Author(s): Peers C, Dallas ML, Boycott HE, Scragg JL, Pearson HA,
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Abstract Periods of chronic hypoxia, which can arise from numerous cardiorespiratory disorders, predispose individuals to the development of dementias, particularly Alzheimer's disease (AD). AD is characterized in part by the increased production of amyloid beta peptide (Abeta), which forms the extracellular plaques by which the disease can be identified post mortem. Numerous studies have now shown that hypoxia, even in vitro, can increase production of Abeta in different cell types. Evidence has been produced to indicate hypoxia alters both expression of the Abeta precursor, APP, and also the expression of the secretase enzymes, which cleave Abeta from APP. Other studies implicate reduced Abeta degradation as a possible means by which hypoxia increases Abeta levels. Such variability may be attributable to cell-specific responses to hypoxia. Further evidence indicates that some, but not all of the cellular adaptations to chronic hypoxia (including alteration of Ca(2+) homeostasis) require Abeta formation. However, other aspects of hypoxic remodeling of cell function appear to occur independently of this process. The molecular and cellular responses to hypoxia contribute to our understanding of the clinical association of hypoxia and increased incidence of AD. However, it remains to be determined whether inhibition of one or more of the effects of hypoxia may be of benefit in arresting the development of this neurodegenerative disease.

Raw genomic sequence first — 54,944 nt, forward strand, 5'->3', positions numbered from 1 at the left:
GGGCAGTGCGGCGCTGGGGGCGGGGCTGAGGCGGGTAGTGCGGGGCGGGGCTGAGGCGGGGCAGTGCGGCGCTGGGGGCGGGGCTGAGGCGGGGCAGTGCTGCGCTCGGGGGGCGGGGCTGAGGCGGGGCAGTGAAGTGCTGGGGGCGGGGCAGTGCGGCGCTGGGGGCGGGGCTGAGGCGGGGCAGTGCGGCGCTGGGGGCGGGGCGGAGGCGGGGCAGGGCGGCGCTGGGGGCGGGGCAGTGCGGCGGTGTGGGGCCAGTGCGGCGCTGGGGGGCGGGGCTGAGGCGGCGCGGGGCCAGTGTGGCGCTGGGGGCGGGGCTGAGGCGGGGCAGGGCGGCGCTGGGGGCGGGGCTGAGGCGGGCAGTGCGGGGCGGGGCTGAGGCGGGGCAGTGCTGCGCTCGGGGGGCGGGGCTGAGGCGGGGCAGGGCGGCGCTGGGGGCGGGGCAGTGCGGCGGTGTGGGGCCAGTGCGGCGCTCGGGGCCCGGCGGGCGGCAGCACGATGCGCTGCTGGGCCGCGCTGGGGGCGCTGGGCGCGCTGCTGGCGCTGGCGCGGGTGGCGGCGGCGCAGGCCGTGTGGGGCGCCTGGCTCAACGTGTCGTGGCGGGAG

This article was published in Ann N Y Acad Sci
and referenced in Journal of Addiction Research & Therapy